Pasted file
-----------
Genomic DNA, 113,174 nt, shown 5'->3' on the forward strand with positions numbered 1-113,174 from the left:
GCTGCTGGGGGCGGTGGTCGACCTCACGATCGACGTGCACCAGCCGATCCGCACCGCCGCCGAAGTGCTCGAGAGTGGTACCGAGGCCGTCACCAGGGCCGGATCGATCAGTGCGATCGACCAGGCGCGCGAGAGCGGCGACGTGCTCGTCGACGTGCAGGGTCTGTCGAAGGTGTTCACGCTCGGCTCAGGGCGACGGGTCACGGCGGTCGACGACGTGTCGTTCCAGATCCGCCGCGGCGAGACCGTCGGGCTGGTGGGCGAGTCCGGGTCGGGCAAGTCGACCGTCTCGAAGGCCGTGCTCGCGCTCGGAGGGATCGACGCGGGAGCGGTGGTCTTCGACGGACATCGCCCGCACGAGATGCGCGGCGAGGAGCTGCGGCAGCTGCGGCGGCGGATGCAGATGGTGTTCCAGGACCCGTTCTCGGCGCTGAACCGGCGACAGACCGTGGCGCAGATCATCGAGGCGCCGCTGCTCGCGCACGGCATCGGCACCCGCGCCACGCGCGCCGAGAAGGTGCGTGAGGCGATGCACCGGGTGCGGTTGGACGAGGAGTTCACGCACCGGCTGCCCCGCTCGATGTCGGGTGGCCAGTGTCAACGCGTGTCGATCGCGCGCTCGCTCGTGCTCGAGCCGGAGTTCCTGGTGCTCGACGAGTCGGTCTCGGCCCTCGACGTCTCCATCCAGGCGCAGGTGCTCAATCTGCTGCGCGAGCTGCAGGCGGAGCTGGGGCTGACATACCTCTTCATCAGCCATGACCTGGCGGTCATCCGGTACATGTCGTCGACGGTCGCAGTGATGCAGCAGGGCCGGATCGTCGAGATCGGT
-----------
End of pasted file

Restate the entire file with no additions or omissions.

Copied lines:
Genomic DNA, 113,174 nt, shown 5'->3' on the forward strand with positions numbered 1-113,174 from the left:
GCTGCTGGGGGCGGTGGTCGACCTCACGATCGACGTGCACCAGCCGATCCGCACCGCCGCCGAAGTGCTCGAGAGTGGTACCGAGGCCGTCACCAGGGCCGGATCGATCAGTGCGATCGACCAGGCGCGCGAGAGCGGCGACGTGCTCGTCGACGTGCAGGGTCTGTCGAAGGTGTTCACGCTCGGCTCAGGGCGACGGGTCACGGCGGTCGACGACGTGTCGTTCCAGATCCGCCGCGGCGAGACCGTCGGGCTGGTGGGCGAGTCCGGGTCGGGCAAGTCGACCGTCTCGAAGGCCGTGCTCGCGCTCGGAGGGATCGACGCGGGAGCGGTGGTCTTCGACGGACATCGCCCGCACGAGATGCGCGGCGAGGAGCTGCGGCAGCTGCGGCGGCGGATGCAGATGGTGTTCCAGGACCCGTTCTCGGCGCTGAACCGGCGACAGACCGTGGCGCAGATCATCGAGGCGCCGCTGCTCGCGCACGGCATCGGCACCCGCGCCACGCGCGCCGAGAAGGTGCGTGAGGCGATGCACCGGGTGCGGTTGGACGAGGAGTTCACGCACCGGCTGCCCCGCTCGATGTCGGGTGGCCAGTGTCAACGCGTGTCGATCGCGCGCTCGCTCGTGCTCGAGCCGGAGTTCCTGGTGCTCGACGAGTCGGTCTCGGCCCTCGACGTCTCCATCCAGGCGCAGGTGCTCAATCTGCTGCGCGAGCTGCAGGCGGAGCTGGGGCTGACATACCTCTTCATCAGCCATGACCTGGCGGTCATCCGGTACATGTCGTCGACGGTCGCAGTGATGCAGCAGGGCCGGATCGTCGAGATCGGT